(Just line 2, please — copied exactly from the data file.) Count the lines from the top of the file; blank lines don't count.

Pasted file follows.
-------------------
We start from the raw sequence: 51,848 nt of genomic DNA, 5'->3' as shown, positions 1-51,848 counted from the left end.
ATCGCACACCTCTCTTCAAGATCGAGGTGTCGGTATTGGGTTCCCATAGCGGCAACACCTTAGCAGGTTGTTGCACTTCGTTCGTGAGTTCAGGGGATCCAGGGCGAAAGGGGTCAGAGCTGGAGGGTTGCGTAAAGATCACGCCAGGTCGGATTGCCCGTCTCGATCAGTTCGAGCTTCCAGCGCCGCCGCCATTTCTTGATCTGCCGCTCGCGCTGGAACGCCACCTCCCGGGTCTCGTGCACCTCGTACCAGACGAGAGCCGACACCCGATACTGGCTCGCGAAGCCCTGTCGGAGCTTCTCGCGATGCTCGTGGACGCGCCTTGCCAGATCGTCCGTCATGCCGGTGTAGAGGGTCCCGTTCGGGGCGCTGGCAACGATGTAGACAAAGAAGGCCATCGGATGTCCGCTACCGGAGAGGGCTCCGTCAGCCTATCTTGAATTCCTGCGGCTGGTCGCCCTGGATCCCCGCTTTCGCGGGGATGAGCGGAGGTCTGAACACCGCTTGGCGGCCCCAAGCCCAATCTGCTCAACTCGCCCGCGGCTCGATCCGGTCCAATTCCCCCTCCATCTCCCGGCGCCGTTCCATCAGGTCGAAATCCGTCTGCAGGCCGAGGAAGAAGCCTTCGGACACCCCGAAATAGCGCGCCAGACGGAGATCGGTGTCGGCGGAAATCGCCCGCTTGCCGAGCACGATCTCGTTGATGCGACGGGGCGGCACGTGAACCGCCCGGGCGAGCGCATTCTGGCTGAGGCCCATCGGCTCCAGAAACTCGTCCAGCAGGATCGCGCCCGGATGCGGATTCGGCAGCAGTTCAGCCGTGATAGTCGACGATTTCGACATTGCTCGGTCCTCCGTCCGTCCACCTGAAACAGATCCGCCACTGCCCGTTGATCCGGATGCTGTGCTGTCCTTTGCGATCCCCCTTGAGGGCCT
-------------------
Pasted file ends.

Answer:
ATCGCACACCTCTCTTCAAGATCGAGGTGTCGGTATTGGGTTCCCATAGCGGCAACACCTTAGCAGGTTGTTGCACTTCGTTCGTGAGTTCAGGGGATCCAGGGCGAAAGGGGTCAGAGCTGGAGGGTTGCGTAAAGATCACGCCAGGTCGGATTGCCCGTCTCGATCAGTTCGAGCTTCCAGCGCCGCCGCCATTTCTTGATCTGCCGCTCGCGCTGGAACGCCACCTCCCGGGTCTCGTGCACCTCGTACCAGACGAGAGCCGACACCCGATACTGGCTCGCGAAGCCCTGTCGGAGCTTCTCGCGATGCTCGTGGACGCGCCTTGCCAGATCGTCCGTCATGCCGGTGTAGAGGGTCCCGTTCGGGGCGCTGGCAACGATGTAGACAAAGAAGGCCATCGGATGTCCGCTACCGGAGAGGGCTCCGTCAGCCTATCTTGAATTCCTGCGGCTGGTCGCCCTGGATCCCCGCTTTCGCGGGGATGAGCGGAGGTCTGAACACCGCTTGGCGGCCCCAAGCCCAATCTGCTCAACTCGCCCGCGGCTCGATCCGGTCCAATTCCCCCTCCATCTCCCGGCGCCGTTCCATCAGGTCGAAATCCGTCTGCAGGCCGAGGAAGAAGCCTTCGGACACCCCGAAATAGCGCGCCAGACGGAGATCGGTGTCGGCGGAAATCGCCCGCTTGCCGAGCACGATCTCGTTGATGCGACGGGGCGGCACGTGAACCGCCCGGGCGAGCGCATTCTGGCTGAGGCCCATCGGCTCCAGAAACTCGTCCAGCAGGATCGCGCCCGGATGCGGATTCGGCAGCAGTTCAGCCGTGATAGTCGACGATTTCGACATTGCTCGGTCCTCCGTCCGTCCACCTGAAACAGATCCGCCACTGCCCGTTGATCCGGATGCTGTGCTGTCCTTTGCGATCCCCCTTGAGGGCCT